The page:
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County Commissioners quiz FDOT on trouble spots

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By Sean Arnold

The Board of Levy County Commissioners argue that the county’s unique traffic patterns might be preventing the Florida Department of Transportation (FDOT) from properly measuring its worst traffic hazards along state highways.

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At the County Commission meeting Jan. 23, they voiced those concerns to Jeff Scott, the District Safety Program Engineer for the FDOT, who reported on recommendations from safety reviews concerning four potentially problem roadways along state roads in the county.

The study process for each location, which were requested by the county, included collecting crash report data, conducting a field review by an engineer, providing a crash analysis and concluding with recommendations. The crash data was from 2012 to 2016.

The two main areas of concern for the Commission in the report included: 1) the stretch of State Road 24 in front of the Bronson Speedway, extending to Andee Road, and 2) the intersections of State Road 45 (US 41) and County Roads 326 and 323 in Morriston.

Across from the Speedway, there’s a Chevron gas station and a food mart, and FDOT found a high number of northbound crashes as vehicles slow down to turn into the station. It recommends installing a left-turn lane at the Chevron Station for cars entering and exiting the lot, as well as a turn-lane a few hundred yards up the road at Andee Road.

Scott said the FDOT could secure federal funding for the project and conduct its design and construction, adding that the Department has already begun the design process, which, combined with the time required for the funding to open up, would require around two years to complete, Scott said.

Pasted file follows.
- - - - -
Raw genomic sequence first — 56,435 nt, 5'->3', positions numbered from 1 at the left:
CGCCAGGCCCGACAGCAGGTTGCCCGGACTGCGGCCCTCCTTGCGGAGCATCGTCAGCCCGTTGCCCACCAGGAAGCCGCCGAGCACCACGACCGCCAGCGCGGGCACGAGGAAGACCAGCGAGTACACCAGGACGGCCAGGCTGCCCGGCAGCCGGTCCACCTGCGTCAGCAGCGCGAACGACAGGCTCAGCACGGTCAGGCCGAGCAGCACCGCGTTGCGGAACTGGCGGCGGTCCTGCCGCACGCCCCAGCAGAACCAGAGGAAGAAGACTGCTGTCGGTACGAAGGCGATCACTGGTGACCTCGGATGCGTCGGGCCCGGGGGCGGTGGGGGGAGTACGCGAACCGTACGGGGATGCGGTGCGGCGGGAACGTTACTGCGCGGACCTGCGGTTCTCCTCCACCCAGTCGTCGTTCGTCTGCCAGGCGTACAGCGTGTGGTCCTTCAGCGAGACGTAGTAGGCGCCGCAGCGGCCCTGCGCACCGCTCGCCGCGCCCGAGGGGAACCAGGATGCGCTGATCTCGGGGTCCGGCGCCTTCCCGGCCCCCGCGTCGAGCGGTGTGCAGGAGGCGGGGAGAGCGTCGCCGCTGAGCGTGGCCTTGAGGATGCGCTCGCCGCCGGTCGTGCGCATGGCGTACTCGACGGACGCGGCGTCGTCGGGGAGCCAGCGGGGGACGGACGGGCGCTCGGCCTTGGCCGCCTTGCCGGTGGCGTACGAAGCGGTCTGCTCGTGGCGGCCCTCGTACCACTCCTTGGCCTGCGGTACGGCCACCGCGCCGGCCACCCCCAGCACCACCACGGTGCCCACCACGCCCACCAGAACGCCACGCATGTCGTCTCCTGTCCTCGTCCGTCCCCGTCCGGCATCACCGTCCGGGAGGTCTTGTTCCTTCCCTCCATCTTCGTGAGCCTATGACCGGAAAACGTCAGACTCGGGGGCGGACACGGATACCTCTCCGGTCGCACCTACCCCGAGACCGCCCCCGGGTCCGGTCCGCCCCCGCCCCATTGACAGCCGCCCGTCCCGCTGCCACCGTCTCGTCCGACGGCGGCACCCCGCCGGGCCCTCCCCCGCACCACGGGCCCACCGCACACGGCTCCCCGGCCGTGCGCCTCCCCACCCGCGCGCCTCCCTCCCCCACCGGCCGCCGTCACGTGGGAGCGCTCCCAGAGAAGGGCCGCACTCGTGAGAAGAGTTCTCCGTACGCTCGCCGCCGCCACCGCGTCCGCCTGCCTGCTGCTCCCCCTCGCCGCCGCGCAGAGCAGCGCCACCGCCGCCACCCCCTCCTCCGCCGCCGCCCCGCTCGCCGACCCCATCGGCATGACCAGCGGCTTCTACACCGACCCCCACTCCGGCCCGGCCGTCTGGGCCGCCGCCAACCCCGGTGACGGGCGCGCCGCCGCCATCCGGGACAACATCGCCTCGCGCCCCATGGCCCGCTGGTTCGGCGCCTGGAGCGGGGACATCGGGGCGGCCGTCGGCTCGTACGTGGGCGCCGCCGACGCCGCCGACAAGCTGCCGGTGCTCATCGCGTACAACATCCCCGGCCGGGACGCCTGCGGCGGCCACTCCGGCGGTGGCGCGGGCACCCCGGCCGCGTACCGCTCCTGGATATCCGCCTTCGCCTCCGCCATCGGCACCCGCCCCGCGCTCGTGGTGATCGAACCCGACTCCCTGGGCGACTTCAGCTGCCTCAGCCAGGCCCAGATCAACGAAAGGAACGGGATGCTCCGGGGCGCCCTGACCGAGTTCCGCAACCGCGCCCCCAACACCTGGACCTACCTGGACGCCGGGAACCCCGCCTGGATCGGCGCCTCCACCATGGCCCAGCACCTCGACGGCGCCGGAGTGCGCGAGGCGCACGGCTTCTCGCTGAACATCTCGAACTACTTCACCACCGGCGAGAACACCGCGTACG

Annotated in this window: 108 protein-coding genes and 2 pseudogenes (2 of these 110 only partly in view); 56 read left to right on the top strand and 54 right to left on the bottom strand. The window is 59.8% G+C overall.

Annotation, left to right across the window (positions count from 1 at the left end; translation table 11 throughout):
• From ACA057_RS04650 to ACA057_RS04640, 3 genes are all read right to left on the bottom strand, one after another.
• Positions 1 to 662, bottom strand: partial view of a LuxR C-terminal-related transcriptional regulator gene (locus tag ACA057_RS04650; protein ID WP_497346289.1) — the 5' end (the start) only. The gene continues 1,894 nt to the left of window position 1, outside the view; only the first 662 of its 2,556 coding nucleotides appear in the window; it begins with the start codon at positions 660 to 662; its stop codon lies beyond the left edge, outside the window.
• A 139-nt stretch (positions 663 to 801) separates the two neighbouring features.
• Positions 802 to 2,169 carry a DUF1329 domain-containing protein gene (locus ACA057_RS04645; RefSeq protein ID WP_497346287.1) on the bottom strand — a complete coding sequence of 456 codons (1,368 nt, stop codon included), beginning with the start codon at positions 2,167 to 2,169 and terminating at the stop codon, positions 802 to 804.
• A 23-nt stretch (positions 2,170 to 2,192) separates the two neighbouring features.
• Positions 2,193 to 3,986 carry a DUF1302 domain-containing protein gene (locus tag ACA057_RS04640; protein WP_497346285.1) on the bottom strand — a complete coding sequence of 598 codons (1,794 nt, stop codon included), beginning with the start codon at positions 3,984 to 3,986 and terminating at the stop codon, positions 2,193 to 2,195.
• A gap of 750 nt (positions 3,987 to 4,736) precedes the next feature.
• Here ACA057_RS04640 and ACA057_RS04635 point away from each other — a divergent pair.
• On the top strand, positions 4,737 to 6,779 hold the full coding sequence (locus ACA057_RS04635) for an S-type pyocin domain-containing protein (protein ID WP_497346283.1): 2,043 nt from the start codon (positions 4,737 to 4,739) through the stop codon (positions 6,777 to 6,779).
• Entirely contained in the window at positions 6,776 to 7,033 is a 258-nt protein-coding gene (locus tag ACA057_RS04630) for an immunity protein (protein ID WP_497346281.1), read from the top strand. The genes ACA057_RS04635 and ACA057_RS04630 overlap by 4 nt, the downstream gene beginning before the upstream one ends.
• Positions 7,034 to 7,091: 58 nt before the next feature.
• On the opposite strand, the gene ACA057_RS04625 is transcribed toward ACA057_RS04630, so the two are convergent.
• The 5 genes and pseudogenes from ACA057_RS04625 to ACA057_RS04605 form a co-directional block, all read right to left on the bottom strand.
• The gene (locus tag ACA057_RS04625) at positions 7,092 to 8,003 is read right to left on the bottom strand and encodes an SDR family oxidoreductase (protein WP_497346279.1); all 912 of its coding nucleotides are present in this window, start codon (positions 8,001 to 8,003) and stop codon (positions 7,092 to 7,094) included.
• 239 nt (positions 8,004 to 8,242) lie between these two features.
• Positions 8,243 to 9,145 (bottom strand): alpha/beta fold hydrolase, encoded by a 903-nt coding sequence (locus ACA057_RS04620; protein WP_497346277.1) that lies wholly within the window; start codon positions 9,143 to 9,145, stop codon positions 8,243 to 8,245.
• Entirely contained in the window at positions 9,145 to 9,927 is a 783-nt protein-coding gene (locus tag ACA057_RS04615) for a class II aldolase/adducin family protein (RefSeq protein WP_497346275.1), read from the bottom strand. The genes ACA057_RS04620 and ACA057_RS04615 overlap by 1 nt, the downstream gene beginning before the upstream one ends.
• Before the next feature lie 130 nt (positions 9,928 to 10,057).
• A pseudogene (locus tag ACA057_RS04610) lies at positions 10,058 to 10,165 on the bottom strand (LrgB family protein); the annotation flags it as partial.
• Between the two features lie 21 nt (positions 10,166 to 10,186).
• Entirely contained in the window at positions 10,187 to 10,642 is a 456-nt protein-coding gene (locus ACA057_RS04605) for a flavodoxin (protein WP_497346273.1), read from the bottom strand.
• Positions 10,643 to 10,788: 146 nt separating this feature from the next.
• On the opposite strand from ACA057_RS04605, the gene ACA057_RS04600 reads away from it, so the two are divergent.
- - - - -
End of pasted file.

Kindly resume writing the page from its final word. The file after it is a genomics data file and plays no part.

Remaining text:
“This is your business, but you would be amazed how much traffic is on (NE) 99th Place (Andee Road), especially early in the morning when people leave for work,” Commission chairman John Meeks said. “I know that you all have guidelines you have to follow – I certainly do appreciate any changes you make as far as turn lanes. I also ask that you consider signage or lighting options to alert people of the danger of this area.”

As for the Morriston location, where there was a crash fatality the weekend prior to the meeting, the FDOT report recommends oversized signage indicating to “Stop Ahead” on the CR 323 westbound approach, but its crash analysis on the intersection of US 41 and CR 326 “did not show any correctable crash trend,” and so no recommendations were made for a traffic signal or any other additions.

“I’ve lived in that area for 40 years, and I know we’ve asked and asked to get something done there,” Commissioner Mike Joyner said. Joyner asked Scott about the metrics used to determine whether a traffic signal is needed, and said traffic is heavier at an earlier hour in the morning there compared to other roadways because of the horse farms.

Scott said there are nine criteria used in the cost-benefit analysis for traffic signals, with traffic volume being factored the highest. Joyner offered to ride with Scott or another member of the FDOT during what he understands as a peak traffic hour at the intersections to better illustrate the need for a traffic light. Commissioner Rock Meeks echoed Joyner’s sentiments about the dangers of the 326/41 intersection.